POP/ROCK

Justin Bieber, “Yummy” (Def Jam)

“I’m elated that you are my lady.”

That’s what Bieber tells us — well, tells his wife — in his long-awaited comeback single, “Yummy,” which arrives more than four years after the pop singer’s most recent solo album, 2015’s “Purpose.”

A lithe little R&B number that faintly recalls Ginuwine’s mid-90s classic “Pony,” “Yummy” is basically 3½ minutes of PG-13 sex talk seemingly directed at Hailey Baldwin, the model and TV presenter who married Bieber in 2018 (and then married him again in a second wedding ceremony last September).

Which, on one hand, can make you want to congratulate the guy.

After becoming insanely famous way too early — “Baby,” his breakout single, came out a full decade ago (!) — Bieber went through some hard times in his slow acclimation to superstardom. And now here he is, having found the transformative love of a woman who makes his toes curl, as he puts it in “Yummy,” his high, breathy voice virtually unchanged since the “Purpose” days.

There’s also something gratifying about Bieber’s embrace of R&B — or R & Bieber, as he’s unfortunately been known to call it — after a few years in which he used features on other artists’ tunes to dabble in country and EDM and Latin pop. True Beliebers know this onetime Usher protégé has never sounded more engaged than he did on “Journals,” his 2013 collection of melisma-heavy bedroom jams.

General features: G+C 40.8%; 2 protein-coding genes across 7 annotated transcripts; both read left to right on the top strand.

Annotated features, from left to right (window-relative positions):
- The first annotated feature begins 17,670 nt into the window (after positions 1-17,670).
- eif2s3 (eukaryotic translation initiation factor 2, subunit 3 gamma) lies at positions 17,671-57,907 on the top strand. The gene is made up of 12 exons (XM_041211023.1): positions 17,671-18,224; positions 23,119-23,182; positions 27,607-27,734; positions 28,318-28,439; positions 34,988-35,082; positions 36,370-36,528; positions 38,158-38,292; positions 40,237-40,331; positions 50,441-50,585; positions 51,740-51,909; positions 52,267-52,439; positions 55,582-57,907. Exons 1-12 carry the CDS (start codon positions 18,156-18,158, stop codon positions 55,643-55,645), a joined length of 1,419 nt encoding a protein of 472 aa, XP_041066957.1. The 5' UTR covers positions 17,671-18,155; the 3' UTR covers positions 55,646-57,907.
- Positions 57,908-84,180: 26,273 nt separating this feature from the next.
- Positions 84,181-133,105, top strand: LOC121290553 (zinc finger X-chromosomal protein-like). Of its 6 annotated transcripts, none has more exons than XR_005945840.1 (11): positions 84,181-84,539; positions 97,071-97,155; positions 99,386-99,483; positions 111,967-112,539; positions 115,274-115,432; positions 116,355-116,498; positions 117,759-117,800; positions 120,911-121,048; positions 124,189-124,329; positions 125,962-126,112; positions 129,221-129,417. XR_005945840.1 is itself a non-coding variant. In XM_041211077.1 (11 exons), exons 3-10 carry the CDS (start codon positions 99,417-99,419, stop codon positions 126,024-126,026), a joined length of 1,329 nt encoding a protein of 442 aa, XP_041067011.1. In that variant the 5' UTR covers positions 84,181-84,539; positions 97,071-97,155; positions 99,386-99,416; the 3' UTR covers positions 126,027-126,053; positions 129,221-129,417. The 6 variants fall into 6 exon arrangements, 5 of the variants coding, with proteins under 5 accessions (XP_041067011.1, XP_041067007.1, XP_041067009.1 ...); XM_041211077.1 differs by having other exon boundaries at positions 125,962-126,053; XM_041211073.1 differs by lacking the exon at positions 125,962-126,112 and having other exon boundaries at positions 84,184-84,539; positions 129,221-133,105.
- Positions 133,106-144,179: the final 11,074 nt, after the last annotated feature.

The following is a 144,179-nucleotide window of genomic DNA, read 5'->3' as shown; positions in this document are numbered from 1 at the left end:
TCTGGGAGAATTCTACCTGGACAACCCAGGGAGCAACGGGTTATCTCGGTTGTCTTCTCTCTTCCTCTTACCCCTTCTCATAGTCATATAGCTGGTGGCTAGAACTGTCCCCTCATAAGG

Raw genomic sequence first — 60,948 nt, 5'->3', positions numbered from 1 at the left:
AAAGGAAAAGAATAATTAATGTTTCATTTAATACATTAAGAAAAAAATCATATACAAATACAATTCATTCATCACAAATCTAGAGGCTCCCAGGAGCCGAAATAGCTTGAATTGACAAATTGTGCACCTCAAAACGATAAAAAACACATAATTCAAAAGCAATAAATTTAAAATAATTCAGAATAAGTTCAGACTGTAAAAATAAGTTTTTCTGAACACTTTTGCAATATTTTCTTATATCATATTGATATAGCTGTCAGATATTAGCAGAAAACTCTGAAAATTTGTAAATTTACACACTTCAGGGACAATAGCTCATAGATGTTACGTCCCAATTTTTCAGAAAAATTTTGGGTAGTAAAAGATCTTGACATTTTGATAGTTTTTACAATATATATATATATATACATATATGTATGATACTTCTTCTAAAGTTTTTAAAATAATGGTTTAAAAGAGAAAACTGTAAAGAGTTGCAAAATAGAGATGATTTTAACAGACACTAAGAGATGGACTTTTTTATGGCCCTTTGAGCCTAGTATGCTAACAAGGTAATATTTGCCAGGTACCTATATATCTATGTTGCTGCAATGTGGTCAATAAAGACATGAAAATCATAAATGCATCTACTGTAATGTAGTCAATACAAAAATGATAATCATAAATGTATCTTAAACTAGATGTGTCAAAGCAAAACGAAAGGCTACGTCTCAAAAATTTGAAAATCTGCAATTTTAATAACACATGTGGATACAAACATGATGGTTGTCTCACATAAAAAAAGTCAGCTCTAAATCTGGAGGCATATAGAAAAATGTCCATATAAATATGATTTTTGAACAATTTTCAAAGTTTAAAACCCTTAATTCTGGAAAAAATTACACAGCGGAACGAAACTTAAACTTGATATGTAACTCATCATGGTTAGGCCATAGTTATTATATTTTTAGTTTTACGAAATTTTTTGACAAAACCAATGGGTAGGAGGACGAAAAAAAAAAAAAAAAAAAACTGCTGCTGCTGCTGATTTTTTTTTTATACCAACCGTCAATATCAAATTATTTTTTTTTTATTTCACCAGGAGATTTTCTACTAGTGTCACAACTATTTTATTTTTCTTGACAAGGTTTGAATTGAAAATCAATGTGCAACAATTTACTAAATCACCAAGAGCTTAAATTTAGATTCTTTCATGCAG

But the thing about a comeback — especially one by a singer who’s outlasted his teen-idol peers and usurped Justin Timberlake to become the world’s biggest male pop star — is that it summons expectations. And though it’s very cute, “Yummy” feels awfully lightweight for a single that has as much hanging on it as this one does.

It’s the lead-in to an endlessly hyped multimedia onslaught that includes a YouTube reality series, a tour of some of the world’s biggest stadiums and a new album that Bieber has promised will be different from all of his earlier work (except, perhaps, for “Journals,” whose primary producer, Poo Bear, is part of the team behind this song).

Yet “Yummy” loses much of its flavor after only a few spins — so much so that you realize more quickly than you should that Bieber has built the song’s bridge around a name-check of his line of branded house slippers.

Mikael wood, Los Angeles Times

jazz

Tomeka Reid Quartet, “Old New” (Cuneiform)

Also heard as part of the Art Ensemble’s arresting new album, cellist Reid continues to explore new reaches for her instrument. Again teamed with her ideal foil in the slippery, shape-shifting guitar tone of recent MacArthur fellow Mary Halvorson, Reid alternately spirals, saws and tiptoes through a sweeping array of arresting solos and inviting compositions.

CHRIS BARTON, Los Angeles Times

 

new releases

• Selena Gomez, “Rare”

• Kesha, “High Road”

• Poppy, “I Disagree”

• Field Music, “Making a New World”